John Roberts’ decision in Dobbs v. Jackson Women's Health Organization Focused on the Majority’s lack of Stare Decisis
What impact will this have on future case and the legitimacy of the court?
As many know, and many don’t know, the Supreme Court is an institution that is only as strong as the legitimacy that people give it. It will always be as so. One of the pillars of maintaining legitimacy is Stare Decisis, a doctrine that the court will “stand by things decided.” This is to maintain some stupid illusion that the court is not simply a manifestation of the political party in power.
John Roberts views this as one of the most important and fundamental components of the court. His rulings have always been small and incremental. He also calls out the majority as being too radical and too fast in decision-making.
Last week and throughout the weekend, the talk of the nation has been the majority of the court’s decision to fully overturn Roe v. Wade. A move that was done during the first full term of this new court. Unlike John Roberts, Clarence Thomas appears to be a justice that doesn’t believe in Stare Decisis. Clarence Thomas believes that the precious court decisions do not offer any special protection. His backing to this belief is his wishing to revisit other cases previously ruled by the Supreme Court. Ultimately, it shows that only political will limits where the court goes and which laws they meddle in.
Personally, I see a trend surrounding states becoming smarter in how they pass laws to the point of making Supreme Court rulings meaningless. Maine altered their laws to make private schools turn down public vouchers which was the initial issue they were sued about. As a result, the court’s decision against Maine has no impact on that state. I think that path is going to gain steam and make the Supreme Court eventually render themselves useless, but they did it to themselves…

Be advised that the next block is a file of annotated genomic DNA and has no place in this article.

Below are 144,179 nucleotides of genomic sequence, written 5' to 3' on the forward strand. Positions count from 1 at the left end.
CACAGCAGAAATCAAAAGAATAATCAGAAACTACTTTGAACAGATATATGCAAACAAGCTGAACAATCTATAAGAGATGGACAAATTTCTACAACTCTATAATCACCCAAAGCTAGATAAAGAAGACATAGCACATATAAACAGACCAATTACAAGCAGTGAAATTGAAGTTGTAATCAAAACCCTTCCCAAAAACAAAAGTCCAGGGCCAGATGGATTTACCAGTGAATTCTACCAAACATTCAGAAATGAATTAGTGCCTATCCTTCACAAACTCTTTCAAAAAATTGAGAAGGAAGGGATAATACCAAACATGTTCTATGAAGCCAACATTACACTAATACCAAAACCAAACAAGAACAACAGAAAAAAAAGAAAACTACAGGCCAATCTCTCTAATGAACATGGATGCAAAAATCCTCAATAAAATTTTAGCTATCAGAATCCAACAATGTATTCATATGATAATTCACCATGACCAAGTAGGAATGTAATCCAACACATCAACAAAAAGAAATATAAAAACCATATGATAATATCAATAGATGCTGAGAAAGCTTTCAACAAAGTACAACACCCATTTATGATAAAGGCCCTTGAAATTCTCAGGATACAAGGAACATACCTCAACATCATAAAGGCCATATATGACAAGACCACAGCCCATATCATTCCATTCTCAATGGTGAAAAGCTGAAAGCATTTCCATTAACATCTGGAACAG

I also believe that this is going to be a bigger issue down the road. One in which we will need to map together all the possibilities, all the pros, and all the cons to figure out how to make it work or dismantle it if it doesn't work. For example, there was a New York gun control case that nearly edged its way to the Supreme Court in 2020. The law in question was that New York officials declared you cannot transport a gun in the car anywhere unless it is to one of the very few state-approved shooting ranges in New York. This means that even if you own the gun legally and you wish to take the gun anywhere by means of vehicle transportation, you’re breaking the law.
The Supreme Court would have quite obviously ruled it unconstitutional…
At the same time which the case had made it to the Supreme Court, New York legislative officials repealed it just so the Supreme Court can consider it a moot case. New York officials then revised the law and sent through a new version of it just to amend the particular parts which they figured the Supreme Court would consider unconstitutional.
This outlines a major blueprint for how state legislatures could bypass the Supreme Court on ANY issue and how problematic it may be one day. Unconstitutional laws can exist for years, unfairly criminalizing people and depressing the rights of said people, until the perfect case comes along that highlights why it is unconstitutional and the defendant happens to have the time, money, and legal assistance to take the case to the Supreme Court.
As stated in the New York gun control example, exactly when the person gets to the point of stating their case in front of the Supreme Court, legislation can just change the law slightly and get a moot case decision, or no decision at all, and then can repeat the same exact process over again.
The main questions surrounding this article:
What does the court’s lack of appreciation towards Stare Decisis mean for the future of the Supreme Court?
Is the Supreme Court now more likely to aggressively overturn more cases and how will the public view this?
Will the Supreme Court become more political?
Will legitimacy be lost?
Does this push democrats to take more action on Supreme Court reform?
What can be done to improve the legitimacy of the court?